Abba Poemen said: “A (person) may seem to be silent, but if his heart is condemning others he is babbling ceaselessly. But there may be another who talks from morning till night and yet he is truly silent; that is, he says nothing that is not profitable.” (Poemen 27)
Regular practice of silent prayer and meditation helps us to grow aware of the chatter of our minds and the judgments we carry about ourselves and others. By becoming fully present to these thoughts and being compassionate with ourselves, we can start to notice when they rise in everyday life. The desert elders remind us to pay attention to our inner judgments as a form of noise which poisons the silence we so desperately seek.
Sitting in your cell requires patience to not flee back into the world of distraction and numbness. It means being fully present to our inner life without anxiety. Interior peace comes through sitting in silence, through attentiveness and watchfulness.
Much of the time I find silence a deep source of consolation. However, there are many times when I find myself wrestling during my silent practice: watching the clock, feeling impatient, restless, distracted. The tempting thoughts arise that I could get up early and walk away, that I wasn’t really present that day and so could try again tomorrow. And yet the call is precisely to stay with the practice when things become difficult. The desert elders said this was a lifelong struggle. They considered themselves beginners on the spiritual path. I try to remember this during my inner debate about staying put. I try to smile at myself. If these wise elders were beginners, then certainly I have only just begun to explore the possible depths of silence.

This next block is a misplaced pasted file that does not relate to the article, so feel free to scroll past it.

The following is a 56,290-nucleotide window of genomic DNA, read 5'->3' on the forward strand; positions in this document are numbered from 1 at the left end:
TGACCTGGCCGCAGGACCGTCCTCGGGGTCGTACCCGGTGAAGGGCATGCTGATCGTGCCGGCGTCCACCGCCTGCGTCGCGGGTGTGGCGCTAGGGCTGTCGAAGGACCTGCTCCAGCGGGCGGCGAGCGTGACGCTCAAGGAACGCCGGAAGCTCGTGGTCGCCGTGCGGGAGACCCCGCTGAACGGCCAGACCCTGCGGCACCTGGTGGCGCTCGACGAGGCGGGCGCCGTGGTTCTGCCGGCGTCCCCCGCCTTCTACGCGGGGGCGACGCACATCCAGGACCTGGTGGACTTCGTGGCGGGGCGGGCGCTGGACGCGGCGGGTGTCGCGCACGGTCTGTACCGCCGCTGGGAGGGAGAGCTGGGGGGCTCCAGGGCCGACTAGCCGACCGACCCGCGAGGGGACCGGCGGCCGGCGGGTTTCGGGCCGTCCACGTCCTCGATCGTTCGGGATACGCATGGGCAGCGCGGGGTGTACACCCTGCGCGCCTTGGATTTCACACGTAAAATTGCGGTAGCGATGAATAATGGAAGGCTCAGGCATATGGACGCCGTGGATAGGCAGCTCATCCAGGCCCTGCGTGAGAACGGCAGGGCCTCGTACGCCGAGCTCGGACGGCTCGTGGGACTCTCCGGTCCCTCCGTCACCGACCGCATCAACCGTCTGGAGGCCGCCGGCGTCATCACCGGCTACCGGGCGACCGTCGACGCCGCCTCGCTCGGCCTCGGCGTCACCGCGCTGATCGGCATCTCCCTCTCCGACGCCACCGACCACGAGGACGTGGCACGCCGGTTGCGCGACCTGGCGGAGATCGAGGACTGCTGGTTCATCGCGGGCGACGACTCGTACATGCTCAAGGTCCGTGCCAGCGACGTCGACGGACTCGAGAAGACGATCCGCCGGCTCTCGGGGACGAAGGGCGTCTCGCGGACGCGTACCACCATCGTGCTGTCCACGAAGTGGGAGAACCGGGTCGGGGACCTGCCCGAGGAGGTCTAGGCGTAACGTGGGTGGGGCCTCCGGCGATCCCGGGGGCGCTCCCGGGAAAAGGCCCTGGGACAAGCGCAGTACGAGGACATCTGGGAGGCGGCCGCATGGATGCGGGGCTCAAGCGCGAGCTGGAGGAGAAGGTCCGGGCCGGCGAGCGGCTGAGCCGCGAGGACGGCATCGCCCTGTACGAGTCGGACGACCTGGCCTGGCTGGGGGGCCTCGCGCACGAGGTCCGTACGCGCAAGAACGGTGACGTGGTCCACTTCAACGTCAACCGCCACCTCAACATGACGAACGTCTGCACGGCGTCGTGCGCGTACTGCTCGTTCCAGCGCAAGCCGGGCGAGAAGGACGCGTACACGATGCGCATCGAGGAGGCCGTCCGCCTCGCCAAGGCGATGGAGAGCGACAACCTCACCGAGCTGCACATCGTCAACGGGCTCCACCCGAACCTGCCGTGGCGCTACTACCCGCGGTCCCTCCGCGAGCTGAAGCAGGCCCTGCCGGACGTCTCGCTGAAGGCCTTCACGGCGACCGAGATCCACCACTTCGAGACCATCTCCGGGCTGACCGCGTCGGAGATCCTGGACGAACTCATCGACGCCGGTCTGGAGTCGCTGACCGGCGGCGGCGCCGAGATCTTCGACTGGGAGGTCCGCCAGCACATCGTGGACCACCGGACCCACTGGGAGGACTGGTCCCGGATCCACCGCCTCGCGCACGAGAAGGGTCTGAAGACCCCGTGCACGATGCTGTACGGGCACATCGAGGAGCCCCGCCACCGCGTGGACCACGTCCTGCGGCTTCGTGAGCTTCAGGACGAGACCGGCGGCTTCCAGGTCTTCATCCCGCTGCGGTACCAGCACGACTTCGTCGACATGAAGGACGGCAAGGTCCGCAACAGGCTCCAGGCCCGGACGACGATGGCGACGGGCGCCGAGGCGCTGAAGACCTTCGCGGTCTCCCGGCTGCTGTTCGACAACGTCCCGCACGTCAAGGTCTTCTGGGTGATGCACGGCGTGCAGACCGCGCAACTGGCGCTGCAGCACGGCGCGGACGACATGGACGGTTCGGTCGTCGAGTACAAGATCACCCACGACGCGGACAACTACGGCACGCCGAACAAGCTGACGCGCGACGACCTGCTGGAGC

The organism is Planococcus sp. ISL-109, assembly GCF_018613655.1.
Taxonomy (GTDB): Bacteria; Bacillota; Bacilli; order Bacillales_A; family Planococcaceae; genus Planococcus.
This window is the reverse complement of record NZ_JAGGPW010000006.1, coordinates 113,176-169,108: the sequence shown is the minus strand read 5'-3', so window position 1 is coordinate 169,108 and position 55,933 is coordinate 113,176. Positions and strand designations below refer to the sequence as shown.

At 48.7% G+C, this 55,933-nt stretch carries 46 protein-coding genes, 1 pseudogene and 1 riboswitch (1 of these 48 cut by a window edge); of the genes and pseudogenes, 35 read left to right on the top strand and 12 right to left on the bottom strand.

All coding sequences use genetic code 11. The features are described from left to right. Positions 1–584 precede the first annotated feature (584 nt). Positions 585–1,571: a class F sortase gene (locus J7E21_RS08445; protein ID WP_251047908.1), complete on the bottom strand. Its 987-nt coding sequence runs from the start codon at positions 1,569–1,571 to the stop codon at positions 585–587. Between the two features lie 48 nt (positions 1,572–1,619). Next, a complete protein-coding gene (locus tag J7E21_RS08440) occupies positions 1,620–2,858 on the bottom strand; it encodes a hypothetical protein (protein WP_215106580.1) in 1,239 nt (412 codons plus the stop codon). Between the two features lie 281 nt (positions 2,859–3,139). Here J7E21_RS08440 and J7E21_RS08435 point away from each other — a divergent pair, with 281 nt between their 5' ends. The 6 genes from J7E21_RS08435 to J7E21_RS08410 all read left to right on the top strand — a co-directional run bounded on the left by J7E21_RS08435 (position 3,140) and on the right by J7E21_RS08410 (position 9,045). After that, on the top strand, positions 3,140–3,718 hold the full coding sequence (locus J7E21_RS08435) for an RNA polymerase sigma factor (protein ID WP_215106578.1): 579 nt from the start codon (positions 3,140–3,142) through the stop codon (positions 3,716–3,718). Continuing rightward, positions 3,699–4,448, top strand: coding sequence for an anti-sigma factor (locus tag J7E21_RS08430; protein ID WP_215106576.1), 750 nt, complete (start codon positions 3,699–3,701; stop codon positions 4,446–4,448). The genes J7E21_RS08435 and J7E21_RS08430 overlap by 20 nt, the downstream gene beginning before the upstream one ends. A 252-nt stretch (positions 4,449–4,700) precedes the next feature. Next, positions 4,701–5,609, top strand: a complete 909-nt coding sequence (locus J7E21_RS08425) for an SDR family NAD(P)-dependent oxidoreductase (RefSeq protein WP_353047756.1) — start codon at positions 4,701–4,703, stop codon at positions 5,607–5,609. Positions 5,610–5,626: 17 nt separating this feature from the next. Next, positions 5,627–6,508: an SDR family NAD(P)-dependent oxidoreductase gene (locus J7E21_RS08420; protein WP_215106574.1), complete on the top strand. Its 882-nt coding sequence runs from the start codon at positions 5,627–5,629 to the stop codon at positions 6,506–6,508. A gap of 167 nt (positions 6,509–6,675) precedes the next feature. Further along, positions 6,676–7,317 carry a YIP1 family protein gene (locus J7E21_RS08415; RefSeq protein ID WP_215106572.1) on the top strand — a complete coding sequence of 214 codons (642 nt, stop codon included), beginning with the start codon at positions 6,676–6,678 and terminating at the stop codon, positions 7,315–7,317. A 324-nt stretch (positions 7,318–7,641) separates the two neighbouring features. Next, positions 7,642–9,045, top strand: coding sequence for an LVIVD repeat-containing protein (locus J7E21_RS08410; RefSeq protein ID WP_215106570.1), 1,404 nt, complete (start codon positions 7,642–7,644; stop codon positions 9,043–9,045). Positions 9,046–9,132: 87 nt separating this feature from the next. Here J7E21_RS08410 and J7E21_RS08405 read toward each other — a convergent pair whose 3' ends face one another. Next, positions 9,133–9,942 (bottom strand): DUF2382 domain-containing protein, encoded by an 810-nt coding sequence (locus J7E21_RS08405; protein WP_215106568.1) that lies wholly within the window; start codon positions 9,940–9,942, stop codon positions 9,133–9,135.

The desert elders warn us repeatedly about the ways we resist silence, especially in our interior chatter and the onslaught of thoughts most of us experience when we sit down to pray. In fact, this encounter in silence is often why we resist slowing down and being still. We fear what might be revealed in that space.
Our lives are precious. Each moment should be cherished. The more I stay with myself in those times of challenge, the more I open up the possibility of sustained and lasting peace. Lest we think this is a selfish activity, the world desperately needs this kind of peace that rises up from within the hearts of passionate and committed people. Silence awakens us to renewed vision, to a deepened awareness of the world around us.
We each live with fundamental lies, stories we tell about ourselves that are untrue. Our words help to strengthen the illusions we live with. Silence helps to free us from these constructions and heal us from our attachments. Our normal speech seems to reinforce the way we keep ourselves from freedom.
Silence isn’t just the absence of sound, but a form of human consciousness. This silence of the heart is a profound place of moving beyond ego, judgments, and dualistic thinking to witness the presence of the divine. In silence, we can experience a sense of inner expansiveness which makes more room for God’s presence.
With great and growing love,
Photo: Flaggy Shore (by Christine)